A portrait of late 19th-century Boston and one of its most daring and celebrated women, Isabella Stewart Gardner – the connoisseur and visionary collector who created an inimitable legacy in American art and transformed the city.
When Isabella Stewart Gardner first arrived in Boston in 1861, she was twenty years old, newly married to a wealthy trader, and unsure of herself. Puzzled by the frosty reception she received from the city’s coterie of “bluebloods,” she strived to fit in and had limited success. Then after two devastating tragedies, she discovered her true spirit and passion for collecting. When Isabella opened her Italian palazzo-style home as a museum 1903 to showcase her old masters, antiques, and objects d’art, she was well-known for scandalizing Boston’s upper society.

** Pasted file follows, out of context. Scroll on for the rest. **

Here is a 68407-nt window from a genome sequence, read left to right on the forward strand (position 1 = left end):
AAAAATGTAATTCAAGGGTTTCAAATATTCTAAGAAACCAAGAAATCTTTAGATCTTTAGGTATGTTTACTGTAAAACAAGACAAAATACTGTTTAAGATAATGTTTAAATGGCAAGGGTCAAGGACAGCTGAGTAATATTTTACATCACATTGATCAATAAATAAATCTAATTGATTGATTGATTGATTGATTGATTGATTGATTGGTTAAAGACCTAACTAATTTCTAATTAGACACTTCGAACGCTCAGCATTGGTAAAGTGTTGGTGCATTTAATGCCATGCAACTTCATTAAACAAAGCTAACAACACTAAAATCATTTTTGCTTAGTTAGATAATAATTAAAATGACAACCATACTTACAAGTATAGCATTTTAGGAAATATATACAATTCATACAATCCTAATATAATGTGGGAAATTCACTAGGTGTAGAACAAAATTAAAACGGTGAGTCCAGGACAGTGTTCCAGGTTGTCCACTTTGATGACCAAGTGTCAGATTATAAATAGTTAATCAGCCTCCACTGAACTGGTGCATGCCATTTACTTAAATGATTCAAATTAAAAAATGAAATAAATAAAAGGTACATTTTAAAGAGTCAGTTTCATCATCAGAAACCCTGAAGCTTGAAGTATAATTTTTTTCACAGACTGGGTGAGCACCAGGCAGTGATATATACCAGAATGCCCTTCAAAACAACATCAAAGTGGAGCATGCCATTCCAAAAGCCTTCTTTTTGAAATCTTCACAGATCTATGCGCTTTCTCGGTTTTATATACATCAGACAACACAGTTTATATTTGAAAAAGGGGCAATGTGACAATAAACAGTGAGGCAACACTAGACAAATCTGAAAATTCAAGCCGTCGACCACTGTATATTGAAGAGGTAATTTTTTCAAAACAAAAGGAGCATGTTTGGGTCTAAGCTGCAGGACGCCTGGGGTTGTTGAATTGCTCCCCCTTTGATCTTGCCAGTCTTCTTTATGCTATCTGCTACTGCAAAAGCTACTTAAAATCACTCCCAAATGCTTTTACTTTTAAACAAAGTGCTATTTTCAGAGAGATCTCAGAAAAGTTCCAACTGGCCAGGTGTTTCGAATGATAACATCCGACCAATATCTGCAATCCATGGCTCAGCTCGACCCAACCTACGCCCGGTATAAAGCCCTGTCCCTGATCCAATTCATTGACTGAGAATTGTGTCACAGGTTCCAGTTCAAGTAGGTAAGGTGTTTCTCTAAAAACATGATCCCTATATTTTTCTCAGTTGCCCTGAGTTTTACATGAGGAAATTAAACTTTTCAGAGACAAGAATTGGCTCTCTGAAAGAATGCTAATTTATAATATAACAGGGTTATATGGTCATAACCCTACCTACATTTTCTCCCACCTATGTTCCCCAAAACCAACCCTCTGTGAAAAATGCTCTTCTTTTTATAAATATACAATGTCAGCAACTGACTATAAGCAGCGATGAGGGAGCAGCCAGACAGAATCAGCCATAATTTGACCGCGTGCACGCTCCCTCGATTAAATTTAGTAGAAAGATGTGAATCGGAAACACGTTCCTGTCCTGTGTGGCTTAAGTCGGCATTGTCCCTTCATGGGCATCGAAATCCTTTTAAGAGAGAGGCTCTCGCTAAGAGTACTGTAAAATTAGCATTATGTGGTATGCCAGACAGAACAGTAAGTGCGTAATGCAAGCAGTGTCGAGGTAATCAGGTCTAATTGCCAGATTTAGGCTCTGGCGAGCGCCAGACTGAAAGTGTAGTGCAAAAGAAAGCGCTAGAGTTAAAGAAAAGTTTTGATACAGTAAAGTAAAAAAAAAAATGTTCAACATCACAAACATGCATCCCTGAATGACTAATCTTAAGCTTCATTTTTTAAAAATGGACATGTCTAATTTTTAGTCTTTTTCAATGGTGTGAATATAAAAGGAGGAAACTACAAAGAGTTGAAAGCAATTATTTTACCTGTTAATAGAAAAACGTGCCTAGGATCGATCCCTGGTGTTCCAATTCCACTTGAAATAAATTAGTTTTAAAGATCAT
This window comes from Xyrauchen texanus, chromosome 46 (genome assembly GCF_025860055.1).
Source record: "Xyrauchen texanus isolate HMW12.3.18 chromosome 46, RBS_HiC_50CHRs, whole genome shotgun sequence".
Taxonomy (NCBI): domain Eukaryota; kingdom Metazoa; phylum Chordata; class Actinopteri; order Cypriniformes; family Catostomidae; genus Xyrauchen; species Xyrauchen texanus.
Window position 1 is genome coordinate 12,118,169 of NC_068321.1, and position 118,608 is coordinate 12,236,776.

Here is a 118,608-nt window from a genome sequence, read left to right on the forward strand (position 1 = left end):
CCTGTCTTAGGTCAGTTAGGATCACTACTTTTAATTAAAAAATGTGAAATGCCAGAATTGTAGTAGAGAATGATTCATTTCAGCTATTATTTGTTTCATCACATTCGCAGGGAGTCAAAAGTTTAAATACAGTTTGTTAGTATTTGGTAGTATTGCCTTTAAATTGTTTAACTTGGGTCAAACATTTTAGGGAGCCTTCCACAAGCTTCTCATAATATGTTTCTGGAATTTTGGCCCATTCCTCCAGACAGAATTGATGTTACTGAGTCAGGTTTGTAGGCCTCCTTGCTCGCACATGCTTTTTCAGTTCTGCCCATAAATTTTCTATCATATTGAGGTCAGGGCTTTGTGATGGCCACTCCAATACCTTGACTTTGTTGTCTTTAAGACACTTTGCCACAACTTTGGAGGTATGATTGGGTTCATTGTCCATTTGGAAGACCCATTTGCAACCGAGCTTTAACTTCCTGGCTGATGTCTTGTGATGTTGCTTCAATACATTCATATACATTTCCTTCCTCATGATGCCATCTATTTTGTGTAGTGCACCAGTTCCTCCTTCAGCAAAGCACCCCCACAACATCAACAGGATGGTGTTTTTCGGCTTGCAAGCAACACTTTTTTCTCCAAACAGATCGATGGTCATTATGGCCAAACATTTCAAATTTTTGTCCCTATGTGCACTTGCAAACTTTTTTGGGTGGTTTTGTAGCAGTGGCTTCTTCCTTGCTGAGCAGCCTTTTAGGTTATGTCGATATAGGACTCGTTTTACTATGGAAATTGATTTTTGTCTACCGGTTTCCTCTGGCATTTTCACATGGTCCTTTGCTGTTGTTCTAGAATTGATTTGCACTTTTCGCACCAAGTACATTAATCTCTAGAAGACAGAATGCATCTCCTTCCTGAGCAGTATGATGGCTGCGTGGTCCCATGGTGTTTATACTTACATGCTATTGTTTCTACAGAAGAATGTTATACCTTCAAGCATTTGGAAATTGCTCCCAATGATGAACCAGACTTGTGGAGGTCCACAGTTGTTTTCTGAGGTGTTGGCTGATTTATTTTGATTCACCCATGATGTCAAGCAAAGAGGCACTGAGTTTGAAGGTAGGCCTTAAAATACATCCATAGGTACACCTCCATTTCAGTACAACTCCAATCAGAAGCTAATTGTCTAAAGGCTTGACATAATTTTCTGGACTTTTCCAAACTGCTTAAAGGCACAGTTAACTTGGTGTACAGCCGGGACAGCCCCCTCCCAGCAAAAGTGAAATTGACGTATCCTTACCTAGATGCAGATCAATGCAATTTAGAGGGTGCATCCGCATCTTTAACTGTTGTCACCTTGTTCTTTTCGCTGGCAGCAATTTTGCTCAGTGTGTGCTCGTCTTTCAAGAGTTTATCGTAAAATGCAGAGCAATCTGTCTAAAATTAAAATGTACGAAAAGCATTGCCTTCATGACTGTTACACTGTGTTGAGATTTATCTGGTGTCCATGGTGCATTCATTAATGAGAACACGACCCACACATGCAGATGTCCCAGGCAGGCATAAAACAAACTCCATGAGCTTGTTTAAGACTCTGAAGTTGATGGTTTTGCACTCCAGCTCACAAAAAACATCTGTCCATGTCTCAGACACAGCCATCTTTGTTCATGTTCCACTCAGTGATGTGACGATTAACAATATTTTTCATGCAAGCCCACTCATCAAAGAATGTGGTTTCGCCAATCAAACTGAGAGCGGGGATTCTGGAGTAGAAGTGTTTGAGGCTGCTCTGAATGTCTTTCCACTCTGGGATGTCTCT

The Lioness of Boston is historical fiction – a richly detailed portrait of a time, also a cultural and social history. Author Emily Franklin reveals the day’s mores and expectations which Isabella, a feminist before feminism, rejected, opting instead for friendships with painter John Singer Sargent; writers Henry James, Oscar Wilde, Sarah Orne Jewett; and neighbor Julia Ward Howe. With novelist Claire Messud, Franklin discusses her process for researching and bringing to life this remarkable woman – her friends, her family, and her era.
Presented by the American Inspiration series from American Ancestors/NEHGS in partnership with Boston Public Library.